BEIJING, Feb. 27 (Xinhua) -- China will not be impacted by the recent fluctuation in some emerging markets caused by the United States' tapering of its quantitative easing (QE) policy, and will face up to any external and internal risks, economists said.
Recent sell-offs in many emerging markets accelerated following the tapering. Some emerging economies, such as Indonesia, South Africa, Argentina, Turkey and India, suffered sharp capital outflows and fluctuations of exchange rates.
China, one of the emerging countries and the second largest economy, is able to cope with the risks and contribute to the stability of global economy, said Wang Jian, an economist with the Federal Reserve Bank of Dallas.
While it is true that the capital is flowing back to developed markets from emerging markets after the tapering, the capital will flow back to the emerging economies with less risks and higher pays, he said.
Instead of capital outflow, China witnessed more capital flow into the country.
Chinese banks' foreign exchange settlement sales surplus, a major contributor to a country's foreign exchange reserve, reached 447.5 billion yuan in January -- the sixth consecutive monthly surplus, as well as the biggest in recent years, according to Chinese authorities.
The State Administration of Foreign Exchange (SAFE) forecast that China may continue to receive large net capital inflow in 2014, and also vowed to establish a sustainable scheme to regulate the country's balance of payments.
China's efficient management of capital accounts serves as a preventative wall against any external fluctuation and China is less vulnerable to market volatility driven by capital flows, said Derek Scissors, an expert on Chinese economy at the American Enterprise Institute, a Washington think tank.
A report written by Ma Jun, the chief economist for Greater China of Deutsche Bank, also said China's economic fundamentals are much healthier than other emerging markets like Argentina and Turkey, and China is one of the least vulnerable emerging market economies to U.S. tapering in 2014.
China's political situation is stable, partly due to the success of the anti-corruption campaign, the report said.
In addition, China is implementing the most aggressive structural reforms in decades, including necessary ones to address the country's financial risks. This determination is not seen in most other emerging countries due to political stalemate, according to the report.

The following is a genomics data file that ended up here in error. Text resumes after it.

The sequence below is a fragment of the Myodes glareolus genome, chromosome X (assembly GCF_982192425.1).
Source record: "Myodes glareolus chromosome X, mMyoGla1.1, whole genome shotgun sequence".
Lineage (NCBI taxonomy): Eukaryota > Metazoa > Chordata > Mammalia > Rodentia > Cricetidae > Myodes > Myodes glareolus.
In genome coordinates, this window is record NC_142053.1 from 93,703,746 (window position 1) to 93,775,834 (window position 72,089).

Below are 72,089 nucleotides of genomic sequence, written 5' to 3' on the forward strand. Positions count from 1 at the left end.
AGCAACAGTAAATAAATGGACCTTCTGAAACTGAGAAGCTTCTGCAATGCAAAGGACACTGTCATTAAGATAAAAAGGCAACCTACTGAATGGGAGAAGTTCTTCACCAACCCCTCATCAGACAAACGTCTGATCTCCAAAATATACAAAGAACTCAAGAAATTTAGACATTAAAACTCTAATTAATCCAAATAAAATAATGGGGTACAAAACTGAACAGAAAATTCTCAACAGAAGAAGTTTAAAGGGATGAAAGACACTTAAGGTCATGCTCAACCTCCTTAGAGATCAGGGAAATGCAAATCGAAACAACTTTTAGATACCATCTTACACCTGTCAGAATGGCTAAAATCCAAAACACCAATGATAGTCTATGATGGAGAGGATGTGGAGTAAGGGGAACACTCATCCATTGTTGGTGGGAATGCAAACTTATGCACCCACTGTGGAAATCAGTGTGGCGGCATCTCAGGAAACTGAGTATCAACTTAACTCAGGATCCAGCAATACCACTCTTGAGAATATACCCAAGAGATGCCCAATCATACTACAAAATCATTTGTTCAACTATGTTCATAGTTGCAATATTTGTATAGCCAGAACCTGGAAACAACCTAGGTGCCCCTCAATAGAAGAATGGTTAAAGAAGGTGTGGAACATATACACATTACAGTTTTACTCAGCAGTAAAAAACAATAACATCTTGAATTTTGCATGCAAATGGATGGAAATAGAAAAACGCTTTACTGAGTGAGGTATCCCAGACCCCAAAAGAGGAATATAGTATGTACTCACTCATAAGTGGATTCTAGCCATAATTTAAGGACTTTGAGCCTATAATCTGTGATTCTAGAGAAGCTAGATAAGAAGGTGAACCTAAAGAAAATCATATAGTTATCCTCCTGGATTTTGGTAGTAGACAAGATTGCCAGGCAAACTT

China's economic growth used to be driven by its demographic dividend, that is, its massive working-age population. However, with that dividend diminishing since 2012 together with the rising cost of labor force, China's economic growth could be significantly impacted, some economists said.
The impetus for China's economic growth will come from its new demographic dividend based on improved education and uplifting the skills of its labor force, a key factor in keeping future development sustainable, said Nicholas Borst, a scholar with the Washington-based Peterson Institute for International Economics.
China enjoys huge advantages in this new demographic dividend, as well as scientific innovation, which will help deepen its market-oriented reforms and boost economic vitality, Scissors said.
China speeds up innovation in financial systems, which will help boost international income balances, improve the external economic environment and guard against financial risks, he said.
China has to improve government services to meet the challenges of the next twenty years, and reduce administrative intervention in economic activities to establish the decisive role of the market in resource allocation by 2020, according to Ken Lieberthal, a senior fellow with the U.S. Brookings Institution and a leading China expert.
It is down to the changes of government functions to deepen reform and to realize the Chinese Dream, he said.
China is faced with many challenges and should prevent hard landing of its economy, the economists agreed. Wang Jian pointed to the mounting debt incurred by China's local governments over the years and suggested it must be closely followed.
China's property market might have outgrown its boom days, Wang said, but predictions of an imminent property bubble burst and economic crash are premature.
The government should guard against the possible financial risks that market fluctuations may create and take measures to cope with the risks, Borst said.